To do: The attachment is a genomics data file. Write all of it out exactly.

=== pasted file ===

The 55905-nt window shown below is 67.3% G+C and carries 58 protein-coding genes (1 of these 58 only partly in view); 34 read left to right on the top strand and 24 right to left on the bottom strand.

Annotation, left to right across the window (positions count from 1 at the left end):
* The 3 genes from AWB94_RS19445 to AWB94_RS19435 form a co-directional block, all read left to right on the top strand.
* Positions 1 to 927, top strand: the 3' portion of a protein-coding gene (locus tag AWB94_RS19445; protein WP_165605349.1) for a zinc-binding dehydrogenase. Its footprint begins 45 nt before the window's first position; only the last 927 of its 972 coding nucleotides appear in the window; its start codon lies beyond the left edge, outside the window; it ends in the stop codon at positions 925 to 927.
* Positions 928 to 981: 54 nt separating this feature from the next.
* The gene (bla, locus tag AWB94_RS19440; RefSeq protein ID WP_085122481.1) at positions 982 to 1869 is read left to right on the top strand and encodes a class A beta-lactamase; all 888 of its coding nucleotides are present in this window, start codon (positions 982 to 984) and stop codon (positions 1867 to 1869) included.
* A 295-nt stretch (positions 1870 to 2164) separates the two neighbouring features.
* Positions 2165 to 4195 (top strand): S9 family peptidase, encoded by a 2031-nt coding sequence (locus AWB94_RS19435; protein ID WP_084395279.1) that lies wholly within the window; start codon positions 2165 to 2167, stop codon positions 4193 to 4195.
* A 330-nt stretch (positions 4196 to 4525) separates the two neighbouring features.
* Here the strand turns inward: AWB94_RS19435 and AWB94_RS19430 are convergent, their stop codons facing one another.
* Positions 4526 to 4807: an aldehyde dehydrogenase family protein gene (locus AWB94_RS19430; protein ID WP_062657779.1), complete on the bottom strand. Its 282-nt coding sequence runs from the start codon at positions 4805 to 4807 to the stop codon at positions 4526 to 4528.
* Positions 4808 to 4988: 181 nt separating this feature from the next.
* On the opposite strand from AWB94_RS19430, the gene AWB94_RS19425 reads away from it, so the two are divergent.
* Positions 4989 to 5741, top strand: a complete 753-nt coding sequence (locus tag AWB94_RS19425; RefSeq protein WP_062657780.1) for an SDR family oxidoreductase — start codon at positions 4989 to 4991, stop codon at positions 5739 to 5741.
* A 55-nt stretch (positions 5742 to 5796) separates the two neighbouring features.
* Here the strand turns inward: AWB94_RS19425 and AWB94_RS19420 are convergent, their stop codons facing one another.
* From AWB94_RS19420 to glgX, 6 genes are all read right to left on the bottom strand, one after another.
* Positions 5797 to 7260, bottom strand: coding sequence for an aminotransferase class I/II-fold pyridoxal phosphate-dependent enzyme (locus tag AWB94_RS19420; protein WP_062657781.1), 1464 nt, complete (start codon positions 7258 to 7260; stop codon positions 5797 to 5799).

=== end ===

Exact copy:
The 55905-nt window shown below is 67.3% G+C and carries 58 protein-coding genes (1 of these 58 only partly in view); 34 read left to right on the top strand and 24 right to left on the bottom strand.

Annotation, left to right across the window (positions count from 1 at the left end):
* The 3 genes from AWB94_RS19445 to AWB94_RS19435 form a co-directional block, all read left to right on the top strand.
* Positions 1 to 927, top strand: the 3' portion of a protein-coding gene (locus tag AWB94_RS19445; protein WP_165605349.1) for a zinc-binding dehydrogenase. Its footprint begins 45 nt before the window's first position; only the last 927 of its 972 coding nucleotides appear in the window; its start codon lies beyond the left edge, outside the window; it ends in the stop codon at positions 925 to 927.
* Positions 928 to 981: 54 nt separating this feature from the next.
* The gene (bla, locus tag AWB94_RS19440; RefSeq protein ID WP_085122481.1) at positions 982 to 1869 is read left to right on the top strand and encodes a class A beta-lactamase; all 888 of its coding nucleotides are present in this window, start codon (positions 982 to 984) and stop codon (positions 1867 to 1869) included.
* A 295-nt stretch (positions 1870 to 2164) separates the two neighbouring features.
* Positions 2165 to 4195 (top strand): S9 family peptidase, encoded by a 2031-nt coding sequence (locus AWB94_RS19435; protein ID WP_084395279.1) that lies wholly within the window; start codon positions 2165 to 2167, stop codon positions 4193 to 4195.
* A 330-nt stretch (positions 4196 to 4525) separates the two neighbouring features.
* Here the strand turns inward: AWB94_RS19435 and AWB94_RS19430 are convergent, their stop codons facing one another.
* Positions 4526 to 4807: an aldehyde dehydrogenase family protein gene (locus AWB94_RS19430; protein ID WP_062657779.1), complete on the bottom strand. Its 282-nt coding sequence runs from the start codon at positions 4805 to 4807 to the stop codon at positions 4526 to 4528.
* Positions 4808 to 4988: 181 nt separating this feature from the next.
* On the opposite strand from AWB94_RS19430, the gene AWB94_RS19425 reads away from it, so the two are divergent.
* Positions 4989 to 5741, top strand: a complete 753-nt coding sequence (locus tag AWB94_RS19425; RefSeq protein WP_062657780.1) for an SDR family oxidoreductase — start codon at positions 4989 to 4991, stop codon at positions 5739 to 5741.
* A 55-nt stretch (positions 5742 to 5796) separates the two neighbouring features.
* Here the strand turns inward: AWB94_RS19425 and AWB94_RS19420 are convergent, their stop codons facing one another.
* From AWB94_RS19420 to glgX, 6 genes are all read right to left on the bottom strand, one after another.
* Positions 5797 to 7260, bottom strand: coding sequence for an aminotransferase class I/II-fold pyridoxal phosphate-dependent enzyme (locus tag AWB94_RS19420; protein WP_062657781.1), 1464 nt, complete (start codon positions 7258 to 7260; stop codon positions 5797 to 5799).